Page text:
THE FRIENDS (QUAKERS). The middle 1600s in England was a time in which the early stages of the Reformation were beginning to be felt in a practical way. Dissidents whose perspective reflected the religious ferment of the continent began to appear. One of the men whose perspective was in line with that of the continental radical reformers was George Fox (1624–1691)–mystic, psychic, social activist, and founder of the Quakers.

Fox had begun to preach in 1647 after experiencing an inner illumination and hearing a voice that said, "There is One, even Christ Jesus, that can speak to thy condition." The experiences of the inner light came as a psychic-spiritual awakening, and Fox developed a reputation as "a young man with a discerning spirit." Fox was a powerful preacher and a charismatic personality. A wide variety of the gifts of the Spirit (I Cor. 12:4–11) appeared regularly throughout his ministry.

Fox was an intense activist on the social scene. He was an early prohibitionist and a preacher against holidays, entertainments and sports, saying that such activities directed man's thoughts to vanity and looseness. During the wars waged when Oliver Cromwell ruled England, Fox emerged as a peace advocate, a position held by many radical reformers. Thrown into prison for his activities, he converted the jailer and became a pioneer prison reformer.

A group of followers soon gathered around Fox and, in 1667, they were organized into a system of monthly, quarterly, and yearly meetings. Their one doctrinal peculiarity was their belief in the inner light. The Quakers believed that God's revelation was not limited to the Bible but continued in a living daily contact between the believer and the divine Spirit. The light would lead to the road to perfection. Fox's followers, always on the edge of mere subjectivism, escaped it by constantly testing their light by the teachings and example of Jesus.

The Bible is the source book of the Quaker faith and from it Fox drew many ideas that became part of the peculiar ethos of Quaker life and an offense to non-Quakers. For example, Fox believed that much of the activity of the world was vanity. He exhorted Quakers to lead simple lives that were not wasted in frivolity. Dress was to be simple. No wigs were to be worn, nor were gold or vain decorations on clothing. A Quaker costume developed from these injunctions. The biblical use of the familiar tense (thy and thou) became standard for Quakers, although most have now deserted this practice.

The Quaker organization was built around "meetings" for friends in a certain area. These meetings–monthly, quarterly, and yearly–handled business on an increasingly geographical basis. For many years, the monthly and quarterly meetings handled organization and discipline. They developed as needs manifested themselves. As early as 1668, a "General Meeting of Ministers" was held. This meeting, repeated in 1672, evolved into the yearly meeting as a general organizational body. Thus the word "meeting" can mean "church."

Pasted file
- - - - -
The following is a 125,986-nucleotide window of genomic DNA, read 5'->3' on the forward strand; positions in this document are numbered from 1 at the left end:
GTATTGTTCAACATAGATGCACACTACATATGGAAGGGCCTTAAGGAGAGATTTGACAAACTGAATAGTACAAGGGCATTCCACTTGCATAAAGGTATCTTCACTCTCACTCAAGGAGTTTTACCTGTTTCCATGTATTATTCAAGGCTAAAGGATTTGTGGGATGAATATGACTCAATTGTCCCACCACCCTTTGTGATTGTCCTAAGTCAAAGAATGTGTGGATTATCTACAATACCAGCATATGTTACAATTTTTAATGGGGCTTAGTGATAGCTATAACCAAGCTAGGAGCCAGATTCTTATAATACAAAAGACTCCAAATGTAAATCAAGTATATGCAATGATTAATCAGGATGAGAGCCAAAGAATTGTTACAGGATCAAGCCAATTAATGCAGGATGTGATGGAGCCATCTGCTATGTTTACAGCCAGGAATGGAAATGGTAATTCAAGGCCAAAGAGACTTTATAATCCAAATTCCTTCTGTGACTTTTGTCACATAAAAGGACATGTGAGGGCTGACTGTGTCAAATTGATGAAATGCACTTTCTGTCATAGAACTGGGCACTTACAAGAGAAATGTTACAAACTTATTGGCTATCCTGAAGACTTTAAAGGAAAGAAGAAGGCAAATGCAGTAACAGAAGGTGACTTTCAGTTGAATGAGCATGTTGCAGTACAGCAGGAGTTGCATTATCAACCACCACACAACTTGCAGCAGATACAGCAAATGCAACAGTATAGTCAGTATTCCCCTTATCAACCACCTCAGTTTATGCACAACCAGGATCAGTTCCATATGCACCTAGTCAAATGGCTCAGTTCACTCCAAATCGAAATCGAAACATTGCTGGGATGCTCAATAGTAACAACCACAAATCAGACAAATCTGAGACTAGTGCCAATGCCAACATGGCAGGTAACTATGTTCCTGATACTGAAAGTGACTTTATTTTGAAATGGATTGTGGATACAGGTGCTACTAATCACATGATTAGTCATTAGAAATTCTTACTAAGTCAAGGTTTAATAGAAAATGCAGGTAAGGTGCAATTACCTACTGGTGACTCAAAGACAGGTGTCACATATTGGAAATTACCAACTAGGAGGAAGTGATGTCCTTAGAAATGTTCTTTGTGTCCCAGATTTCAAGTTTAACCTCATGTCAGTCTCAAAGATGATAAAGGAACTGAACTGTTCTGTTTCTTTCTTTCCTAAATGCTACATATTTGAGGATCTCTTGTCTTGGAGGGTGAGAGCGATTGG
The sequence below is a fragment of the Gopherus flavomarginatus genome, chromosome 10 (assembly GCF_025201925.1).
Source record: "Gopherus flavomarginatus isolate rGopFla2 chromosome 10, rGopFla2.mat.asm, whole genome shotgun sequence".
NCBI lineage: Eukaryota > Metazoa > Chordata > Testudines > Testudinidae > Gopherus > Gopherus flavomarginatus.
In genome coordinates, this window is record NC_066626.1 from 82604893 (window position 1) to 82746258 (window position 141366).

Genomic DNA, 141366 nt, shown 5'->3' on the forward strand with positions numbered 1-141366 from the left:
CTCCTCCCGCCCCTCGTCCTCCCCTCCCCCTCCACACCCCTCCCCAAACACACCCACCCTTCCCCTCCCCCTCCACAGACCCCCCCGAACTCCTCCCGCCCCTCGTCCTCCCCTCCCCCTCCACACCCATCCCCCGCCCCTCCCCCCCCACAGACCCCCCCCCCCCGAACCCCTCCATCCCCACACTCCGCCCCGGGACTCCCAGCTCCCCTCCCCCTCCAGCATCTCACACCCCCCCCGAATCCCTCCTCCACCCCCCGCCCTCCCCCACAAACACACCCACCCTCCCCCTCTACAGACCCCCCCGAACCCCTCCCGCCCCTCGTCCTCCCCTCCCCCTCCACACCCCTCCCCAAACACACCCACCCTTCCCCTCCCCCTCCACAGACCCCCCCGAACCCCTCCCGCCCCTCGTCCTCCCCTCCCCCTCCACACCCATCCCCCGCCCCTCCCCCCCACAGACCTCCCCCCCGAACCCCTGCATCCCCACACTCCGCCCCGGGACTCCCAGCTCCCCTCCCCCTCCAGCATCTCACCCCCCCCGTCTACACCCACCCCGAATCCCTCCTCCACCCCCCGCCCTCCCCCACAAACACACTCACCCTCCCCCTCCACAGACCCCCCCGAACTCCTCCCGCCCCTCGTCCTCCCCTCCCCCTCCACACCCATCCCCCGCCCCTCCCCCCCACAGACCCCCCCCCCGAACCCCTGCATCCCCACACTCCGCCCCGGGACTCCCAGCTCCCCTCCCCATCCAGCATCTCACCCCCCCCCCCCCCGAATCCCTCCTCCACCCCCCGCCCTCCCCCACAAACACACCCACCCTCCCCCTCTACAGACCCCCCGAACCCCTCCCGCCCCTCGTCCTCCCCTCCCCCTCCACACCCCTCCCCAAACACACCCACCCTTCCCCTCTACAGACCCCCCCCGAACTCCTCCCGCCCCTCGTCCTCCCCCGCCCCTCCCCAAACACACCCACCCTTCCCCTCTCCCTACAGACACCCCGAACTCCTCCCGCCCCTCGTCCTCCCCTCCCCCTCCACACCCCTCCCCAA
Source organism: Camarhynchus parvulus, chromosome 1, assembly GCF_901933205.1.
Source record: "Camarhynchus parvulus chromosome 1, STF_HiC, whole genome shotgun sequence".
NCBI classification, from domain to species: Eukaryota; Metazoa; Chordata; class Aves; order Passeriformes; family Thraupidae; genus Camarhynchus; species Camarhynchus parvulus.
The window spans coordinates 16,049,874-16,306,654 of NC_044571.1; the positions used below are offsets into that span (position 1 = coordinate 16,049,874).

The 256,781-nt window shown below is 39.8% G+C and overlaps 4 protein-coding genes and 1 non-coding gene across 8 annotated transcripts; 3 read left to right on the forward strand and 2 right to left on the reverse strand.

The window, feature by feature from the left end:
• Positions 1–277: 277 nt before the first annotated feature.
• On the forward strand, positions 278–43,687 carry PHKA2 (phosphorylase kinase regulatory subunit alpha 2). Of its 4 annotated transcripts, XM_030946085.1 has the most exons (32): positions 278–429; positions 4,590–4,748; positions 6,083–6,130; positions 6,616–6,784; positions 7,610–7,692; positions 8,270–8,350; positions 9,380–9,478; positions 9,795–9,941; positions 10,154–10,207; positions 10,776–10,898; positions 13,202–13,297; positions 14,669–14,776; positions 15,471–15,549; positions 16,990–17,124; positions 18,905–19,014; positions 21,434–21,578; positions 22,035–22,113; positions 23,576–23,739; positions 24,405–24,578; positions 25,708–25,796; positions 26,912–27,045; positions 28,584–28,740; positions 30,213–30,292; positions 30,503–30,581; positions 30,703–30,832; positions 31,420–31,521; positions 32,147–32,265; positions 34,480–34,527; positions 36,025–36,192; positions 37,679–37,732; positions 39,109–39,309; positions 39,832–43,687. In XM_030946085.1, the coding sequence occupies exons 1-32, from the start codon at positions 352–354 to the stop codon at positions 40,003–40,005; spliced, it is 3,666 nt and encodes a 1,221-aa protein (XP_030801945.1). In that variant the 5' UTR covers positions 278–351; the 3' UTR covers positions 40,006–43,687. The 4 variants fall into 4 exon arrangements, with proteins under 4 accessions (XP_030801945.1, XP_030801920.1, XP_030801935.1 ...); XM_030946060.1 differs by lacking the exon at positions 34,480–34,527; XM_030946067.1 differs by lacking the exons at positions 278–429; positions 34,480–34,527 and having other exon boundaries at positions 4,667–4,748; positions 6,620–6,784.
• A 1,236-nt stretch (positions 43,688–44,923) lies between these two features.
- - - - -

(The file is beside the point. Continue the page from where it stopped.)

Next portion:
Quaker worship also took on a particular form, in negative reaction to Anglican formality and liturgy and in positive reaction to the inner light doctrine. Without clergy, the Quakers would sit in silence and wait for the Spirit to move. Often, no word would be spoken, but as Francis Howgill noted: "The Lord of heaven and earth we found to be near at hand, and we waited on him in pure silence, our minds out of all things, His heavenly presence appeared in our assemblies, when there was no language, tongue or speech from any creature."

Through the years under the influence of other Protestants, particularly the holiness churches that take John Wesley as their founder, free church worship patterns began to replace the Quaker meeting. For example, the Quakers adopted such practices of the holiness churches as a more programmed worship service, with a minister who would preach. Contemporary Quakers can be divided into the unprogrammed, who follow the old Quaker meeting format, and the programmed, who have an ordered worship that includes hymns, vocal prayer, Bible reading, and a sermon.

QUAKERS IN THE UNITED STATES. Quakers found their way to America within a decade of the beginning of George Fox's public ministry in England; individuals arrived as early as 1655. They found at first no more favorable home in the colonies than they had left in England. However, soon Rhode Island became their sanctuary and the first meeting was established there in 1661. George Fox's visit in 1671–73 spurred the growth of the infant group.

In the 1660s, the man destined to become the most important figure in the early life of the Quakers in the colonies– William Penn (1644–1718)–joined the British Friends. Penn was the son of a British admiral, and becoming a Quaker after meeting George Fox, he became deeply impressed by the problem of persecution that they faced. Heir to a small fortune from the king, Penn accepted a tract of land (the state of Pennsylvania) instead of the money. Here he established a Quaker colony and began the great experiment of trying to mold a colony on a biblical model. To the everlasting credit of Penn, religious freedom was the order of the day, even for Jews and Turks.